The Asus ROG Phone brings binned CPUs and ultrasonic shoulder buttons to mobile gaming

Even if you have no need for a premium gaming phone, it's hard not to covet this upcoming Asus ROG phone. So far, it's one of the stars of Computex.

Move over, Razer: Asus ROG has announced the ROG Phone, which the company claims will be the fastest phone ever built.

The ROG Phone certainly exudes a sense of power, with metallic accents and thermal vents communicating that the phone was influenced by the ROG line of gaming PCs. There’s even RGB lighting that can be triggered by calls or notifications. And if you’re a gamer, this should sound familiar: inside each ROG phone is a cherry-picked “speed binned” version of the Qualcomm Snapdragon 845.

But that’s not all. The ROG phone is complemented by four accessories that elevate it to almost console status, including a cooling solution, dual-screen dock, a PC dock, and a Nintendo Switch-like controller dock. Razer’s own gaming phone has some serious competition.

“The Republic of Gamers is for gamers, by gamers, and we have to be wherever gamers are, pushing the limits,” said Chih-Hao Kung, one of the product managersat ROG, speaking to reporters at the Computex show here in Taiwan. “So looking at past years, we have seen that mobile gaming has grown tremendously.”

rog phone in hand Mark Hachman / IDG

The ROG Phone is a 6-inch phone, heavy but still comfortable to hold in the hand. The AeroActive cooling clip is attached.

Inside the ROG Phone is a 2.96-GHz Snapdragon 845; normally, the Snapdragon 845 is clocked up to 2.8GHz. (It’s not clear whether ROG took steps to overclock or bin-split the associated Andreno 630 GPU.) But the company backed up its performance claims by showing off benchmarks: the phone scored 304183 using the Antutu benchmark, and 5207 and 66874 using 3DMarks’ Slingshot Extreme Unlimited and Ice Storm Unlimited benchmarks, respectively.

ROG phone bench 2 Mark Hachman / IDG

Asus believes that the ROG Phone is the fastest ever.

What, that isn’t enough? The ROG Phone also includes X Mode, which kills all background processes and dedicates the available memory to games, increasing performance even more. 

ROG phone benchmarks 1 Mark Hachman / IDG

Asus was so confident that it published a number of benchmarks to support its claims.

Inside the phone is 8GB of RAM, a massive 512GB of flash storage and a 4,000 mAh battery that should deliver up to 11.5 hours of gaming on Wi-Fi, according to the company. Connectivity is based on Cat 16 LTE and 60GHz 802.11ad WiFi—a cut above the Wi-Fi capabilities you normally find in most phones.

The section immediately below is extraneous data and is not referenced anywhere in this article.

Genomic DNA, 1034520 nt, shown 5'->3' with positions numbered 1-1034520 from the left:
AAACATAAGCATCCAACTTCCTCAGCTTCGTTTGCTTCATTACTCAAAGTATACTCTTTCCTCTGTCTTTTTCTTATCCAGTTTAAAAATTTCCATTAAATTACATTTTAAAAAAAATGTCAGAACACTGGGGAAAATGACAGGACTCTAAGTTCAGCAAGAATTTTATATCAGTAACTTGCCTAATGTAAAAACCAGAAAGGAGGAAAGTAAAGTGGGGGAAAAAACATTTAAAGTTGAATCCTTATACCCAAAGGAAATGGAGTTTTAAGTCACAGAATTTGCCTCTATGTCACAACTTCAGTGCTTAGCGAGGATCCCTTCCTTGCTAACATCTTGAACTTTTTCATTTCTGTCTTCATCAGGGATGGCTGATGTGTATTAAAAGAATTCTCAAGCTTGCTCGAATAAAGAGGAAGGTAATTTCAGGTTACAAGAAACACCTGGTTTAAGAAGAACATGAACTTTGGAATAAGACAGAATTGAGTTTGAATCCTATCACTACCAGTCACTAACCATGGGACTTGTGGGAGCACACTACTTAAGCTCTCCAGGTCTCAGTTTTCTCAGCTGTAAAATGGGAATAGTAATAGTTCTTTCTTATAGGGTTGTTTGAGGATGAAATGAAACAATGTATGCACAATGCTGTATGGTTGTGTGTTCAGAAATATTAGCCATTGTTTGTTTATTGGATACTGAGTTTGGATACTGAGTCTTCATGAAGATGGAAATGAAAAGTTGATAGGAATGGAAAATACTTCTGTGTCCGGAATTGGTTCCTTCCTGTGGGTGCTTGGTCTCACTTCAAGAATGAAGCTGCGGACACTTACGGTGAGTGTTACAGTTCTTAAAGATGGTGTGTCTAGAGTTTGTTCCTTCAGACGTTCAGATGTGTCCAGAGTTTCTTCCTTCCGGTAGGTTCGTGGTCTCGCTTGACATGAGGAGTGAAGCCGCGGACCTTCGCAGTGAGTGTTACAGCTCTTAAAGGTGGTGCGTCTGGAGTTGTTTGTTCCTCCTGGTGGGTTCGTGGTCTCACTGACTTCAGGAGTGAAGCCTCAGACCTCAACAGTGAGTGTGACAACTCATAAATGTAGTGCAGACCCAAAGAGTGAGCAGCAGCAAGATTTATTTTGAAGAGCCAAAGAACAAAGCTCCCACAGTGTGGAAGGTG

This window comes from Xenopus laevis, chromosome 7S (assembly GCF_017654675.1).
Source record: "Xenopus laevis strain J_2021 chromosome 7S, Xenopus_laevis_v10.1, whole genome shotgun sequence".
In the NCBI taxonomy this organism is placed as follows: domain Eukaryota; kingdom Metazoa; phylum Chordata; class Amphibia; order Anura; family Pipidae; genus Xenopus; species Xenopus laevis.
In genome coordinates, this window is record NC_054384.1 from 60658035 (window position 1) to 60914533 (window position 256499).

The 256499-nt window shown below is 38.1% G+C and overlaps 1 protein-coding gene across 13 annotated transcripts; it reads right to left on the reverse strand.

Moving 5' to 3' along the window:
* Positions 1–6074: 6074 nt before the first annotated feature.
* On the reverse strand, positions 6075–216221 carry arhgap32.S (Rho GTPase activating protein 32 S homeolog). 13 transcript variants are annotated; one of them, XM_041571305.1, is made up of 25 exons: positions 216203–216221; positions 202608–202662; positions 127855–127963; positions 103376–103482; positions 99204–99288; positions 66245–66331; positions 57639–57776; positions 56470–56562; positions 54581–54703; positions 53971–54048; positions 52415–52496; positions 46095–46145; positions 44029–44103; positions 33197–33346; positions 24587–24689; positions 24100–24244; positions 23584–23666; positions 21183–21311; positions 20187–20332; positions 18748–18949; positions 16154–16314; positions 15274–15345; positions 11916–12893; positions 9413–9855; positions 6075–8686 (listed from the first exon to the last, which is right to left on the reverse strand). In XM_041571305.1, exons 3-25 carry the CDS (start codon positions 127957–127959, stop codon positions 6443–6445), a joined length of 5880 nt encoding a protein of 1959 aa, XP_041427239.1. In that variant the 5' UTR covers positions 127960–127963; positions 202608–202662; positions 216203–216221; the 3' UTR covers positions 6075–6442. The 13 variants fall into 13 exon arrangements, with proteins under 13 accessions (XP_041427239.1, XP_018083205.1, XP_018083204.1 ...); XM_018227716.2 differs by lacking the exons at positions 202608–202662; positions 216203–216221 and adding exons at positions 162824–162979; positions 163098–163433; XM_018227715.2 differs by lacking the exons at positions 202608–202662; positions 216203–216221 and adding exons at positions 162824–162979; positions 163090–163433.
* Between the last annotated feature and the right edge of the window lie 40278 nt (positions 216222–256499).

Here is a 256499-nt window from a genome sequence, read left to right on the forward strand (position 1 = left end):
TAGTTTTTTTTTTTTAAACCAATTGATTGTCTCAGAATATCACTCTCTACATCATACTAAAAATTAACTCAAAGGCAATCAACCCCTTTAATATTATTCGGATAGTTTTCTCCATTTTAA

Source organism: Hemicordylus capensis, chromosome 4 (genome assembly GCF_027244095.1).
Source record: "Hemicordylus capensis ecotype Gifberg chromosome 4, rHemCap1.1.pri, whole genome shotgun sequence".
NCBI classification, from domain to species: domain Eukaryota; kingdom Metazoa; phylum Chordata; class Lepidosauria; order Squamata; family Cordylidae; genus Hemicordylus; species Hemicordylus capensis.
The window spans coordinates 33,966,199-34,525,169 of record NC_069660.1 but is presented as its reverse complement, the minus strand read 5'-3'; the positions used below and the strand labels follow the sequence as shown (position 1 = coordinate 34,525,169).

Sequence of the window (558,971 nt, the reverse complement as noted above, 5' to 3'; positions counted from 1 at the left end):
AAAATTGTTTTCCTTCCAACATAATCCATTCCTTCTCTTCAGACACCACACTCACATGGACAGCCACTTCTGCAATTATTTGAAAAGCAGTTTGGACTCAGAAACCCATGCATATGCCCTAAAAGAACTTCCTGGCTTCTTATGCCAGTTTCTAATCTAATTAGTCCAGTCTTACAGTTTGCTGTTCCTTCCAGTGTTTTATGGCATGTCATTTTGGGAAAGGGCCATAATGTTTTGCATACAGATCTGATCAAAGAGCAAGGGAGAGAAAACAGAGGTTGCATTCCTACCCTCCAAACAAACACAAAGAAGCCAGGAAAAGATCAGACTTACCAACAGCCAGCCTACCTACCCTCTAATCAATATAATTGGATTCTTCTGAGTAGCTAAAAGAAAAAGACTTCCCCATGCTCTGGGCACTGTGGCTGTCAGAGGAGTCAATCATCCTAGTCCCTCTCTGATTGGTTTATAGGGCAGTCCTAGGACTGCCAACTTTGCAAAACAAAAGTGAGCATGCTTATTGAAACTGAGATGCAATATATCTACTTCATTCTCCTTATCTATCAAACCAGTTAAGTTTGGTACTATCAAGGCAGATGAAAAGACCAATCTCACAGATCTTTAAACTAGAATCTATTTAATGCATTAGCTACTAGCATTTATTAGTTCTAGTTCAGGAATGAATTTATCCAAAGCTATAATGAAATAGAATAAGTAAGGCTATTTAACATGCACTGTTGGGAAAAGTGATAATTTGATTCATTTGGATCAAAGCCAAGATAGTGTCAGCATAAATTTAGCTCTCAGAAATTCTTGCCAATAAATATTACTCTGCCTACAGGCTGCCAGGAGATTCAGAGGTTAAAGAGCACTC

On the outside, the ROG Phone boasts a DCI-3 rated AMOLED panel, with a 90Hz refresh rate and 1ms response time. Audio comes from a DTS Headphone:X-rated audio engine. There are even ultrasonic “shoulder buttons” that detect your fingers, and serve to record button presses for games that demand it.

The ROG Phone’s innovative design doesn’t stop there. Because of the demands games place on a CPU and battery, gamers often need to charge their phone while playing their game. But ROG put the charging port on the side of the phone, allowing gamers to remain in landscape mode. The phone also places the charging hardware outside of the phone in the charger, reducing an additional source of heat while the phone is charging. Less heat, more performance, Asus executives said.

And if that isn’t enough, then you’ll need a cooling solution, one of the accessories that will ship with the ROG Phone.

rog phone aeroactive cooler Mark Hachman / IDG

The AeroActive Cooler includes RGB lighting as well as an active fan, plus a USB-C port and headphone jack.

Inside the phone is what ROG calls the GameCool system, a 3D vapor-chamber cooling system that helps the phone’s clock speeds soar. But an external AeroActive Cooler clip also plugs into the charging socket and provides an active fan that routes cool air onto the back of the phone, with a bonus USB-C port and headphone jack.

ROG also showed off a number of other accessories:

A GameVice controller, which clamps onto the ROG Phone at either end and provides a Nintendo Switch-like experience with external thumbsticks and shoulder buttons.

rog phone gamevice controller Mark Hachman / IDG

The GameVice Controller, which works with the WiGig Dock to project the phone onto a wireless display.

A WiGiG Dock, which uses 60GHz 802.11ad Wi-Fi in conjunction with the GameVice to beam what you’d see on the phone to a widescreen display

A Mobile Desktop Dock, similar to the Microsoft Continuum docks of old, which serves to project the phones’ display onto a monitor, and allow you to use a mouse and keyboard. It appears to be similar to the WiGig Dock, though wired. (Yes, you can play the mobile version of PUBG with a mouse and keyboard, apparently, while your competition taps and slides their thumbs across a phone.)

ROG phone pc dock Mark Hachman / IDG

With the Mobile Desktop Dock, you can exend the phone’s display onto a monitor, and add mouse and keyboard support.

Finally, there’s the TwinView Dock, which adds a second 6-inch (2160 x 1080) screen to the ROG Phone. Not only is it good for viewing a second screen while gaming (a mobile Twitch stream, perhaps) ROG said that it is working with game developers to optimize their games for the split-screen technology. It also includes front-facing speakers, a force-feedback engine, enhanced cooling and even a 6000mAh battery pack.

ROG phone dual screen dock Mark Hachman / IDG

The innovative TwinView dock adds an extra screen...just because.

What’s the price for all of this? We have no idea. But it’a probably fair to say that the price will climb over $1,000, without the peripherals. As for when we’ll see it? About the third quarter of this year, ROG says, ushering in the era of truly premium gaming smartphones.

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